Determinants of Forced Expiratory Volume in 1 Second (FEV1), Forced Vital Capacity (FVC), and FEV1/FVC in Chronic Spinal Cord Injury

Nitin B. Jain, Robert Brown, Carlos G. Tun, David Gagnon, Eric Garshick

Research output: Contribution to journalArticle

36 Scopus citations

Abstract

Jain NB, Brown R, Tun CG, Gagnon D, Garshick E. Determinants of forced expiratory volume in 1 second (FEV1), forced vital capacity (FVC), and FEV1/FVC in chronic spinal cord injury. Objective: To assess factors that influence pulmonary function, because respiratory system dysfunction is common in chronic spinal cord injury (SCI). Design: Cross-sectional cohort study. Setting: Veterans Affairs Boston SCI service and the community. Participants: Between 1994 and 2003, 339 white men with chronic SCI completed a respiratory questionnaire and underwent spirometry. Interventions: Not applicable. Main Outcome Measures: Forced expiratory volume in 1 second (FEV1), forced vital capacity (FVC), and FEV1/FVC. Results: Adjusting for SCI level and completeness, FEV1 (-21.0mL/y; 95% confidence interval [CI], -26.3 to -15.7mL/y) and FVC (-17.2mL/y; 95% CI, -23.7 to -10.8mL/y) declined with age. Lifetime cigarette use was also associated with a decrease in FEV1 (-3.8mL/pack-year; 95% CI, -6.5 to -1.1mL/pack-year), and persistent wheeze and elevated body mass index were associated with a lower FEV1/FVC. A greater maximal inspiratory pressure (MIP) was associated with a greater FEV1 and FVC. FEV1 significantly decreased with injury duration (-6.1mL/y; 95% CI, -11.7 to -0.6mL/y), with the greatest decrement in the most neurologically impaired. The most neurologically impaired also had a greater FEV1/FVC, and their FEV1 and FVC were less affected by age and smoking. Conclusions: Smoking, persistent wheeze, obesity, and MIP, in addition to SCI level and completeness, were significant determinants of pulmonary function. In SCI, FEV1, FVC, and FEV1/FVC may be less sensitive to factors associated with change in airway size and not reliably detect the severity of airflow obstruction.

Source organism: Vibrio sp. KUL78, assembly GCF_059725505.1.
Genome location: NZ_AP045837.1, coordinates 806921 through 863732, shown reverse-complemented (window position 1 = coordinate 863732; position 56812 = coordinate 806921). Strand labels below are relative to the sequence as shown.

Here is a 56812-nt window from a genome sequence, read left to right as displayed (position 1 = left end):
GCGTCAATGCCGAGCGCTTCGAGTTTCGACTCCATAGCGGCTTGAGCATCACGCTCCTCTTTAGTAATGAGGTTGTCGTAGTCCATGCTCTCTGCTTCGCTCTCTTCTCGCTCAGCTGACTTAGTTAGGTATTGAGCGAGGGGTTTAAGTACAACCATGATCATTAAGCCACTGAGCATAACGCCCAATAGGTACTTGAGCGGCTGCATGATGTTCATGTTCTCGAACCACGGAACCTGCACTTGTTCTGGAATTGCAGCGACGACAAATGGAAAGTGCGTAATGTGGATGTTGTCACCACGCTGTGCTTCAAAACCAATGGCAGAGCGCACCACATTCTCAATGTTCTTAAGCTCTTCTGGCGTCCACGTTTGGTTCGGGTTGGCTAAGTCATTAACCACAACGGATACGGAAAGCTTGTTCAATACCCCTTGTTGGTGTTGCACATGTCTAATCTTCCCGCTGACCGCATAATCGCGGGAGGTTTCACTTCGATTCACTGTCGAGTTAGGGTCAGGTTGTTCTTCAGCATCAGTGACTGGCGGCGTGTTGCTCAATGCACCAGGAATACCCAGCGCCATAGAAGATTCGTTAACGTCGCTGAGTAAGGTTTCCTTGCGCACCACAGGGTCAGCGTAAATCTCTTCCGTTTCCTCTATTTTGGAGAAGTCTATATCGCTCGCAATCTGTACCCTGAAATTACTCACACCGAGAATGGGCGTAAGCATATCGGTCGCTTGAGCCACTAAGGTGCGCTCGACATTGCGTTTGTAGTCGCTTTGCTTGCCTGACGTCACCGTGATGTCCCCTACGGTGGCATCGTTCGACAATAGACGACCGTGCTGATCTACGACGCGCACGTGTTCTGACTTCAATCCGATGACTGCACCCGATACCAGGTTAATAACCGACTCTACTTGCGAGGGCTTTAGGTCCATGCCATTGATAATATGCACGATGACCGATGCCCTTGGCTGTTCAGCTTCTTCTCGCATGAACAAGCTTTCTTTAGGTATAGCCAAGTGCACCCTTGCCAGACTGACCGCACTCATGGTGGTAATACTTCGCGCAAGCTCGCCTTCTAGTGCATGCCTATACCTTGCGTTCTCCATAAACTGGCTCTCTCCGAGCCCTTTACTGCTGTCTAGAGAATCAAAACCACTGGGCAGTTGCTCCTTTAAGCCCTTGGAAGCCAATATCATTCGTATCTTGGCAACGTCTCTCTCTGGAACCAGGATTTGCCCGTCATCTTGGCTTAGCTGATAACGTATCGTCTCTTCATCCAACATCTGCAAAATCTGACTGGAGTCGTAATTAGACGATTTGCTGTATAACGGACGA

Original languageEnglish (US)
Pages (from-to)1327-1333
Number of pages7
JournalArchives of physical medicine and rehabilitation
Volume87
Issue number10
DOIs
StatePublished - Oct 2006

Keywords

  • Pulmonary disease, chronic obstruction
  • Pulmonary function tests
  • Quadriplegia
  • Rehabilitation
  • Spinal cord injuries

ASJC Scopus subject areas

  • Physical Therapy, Sports Therapy and Rehabilitation
  • Rehabilitation

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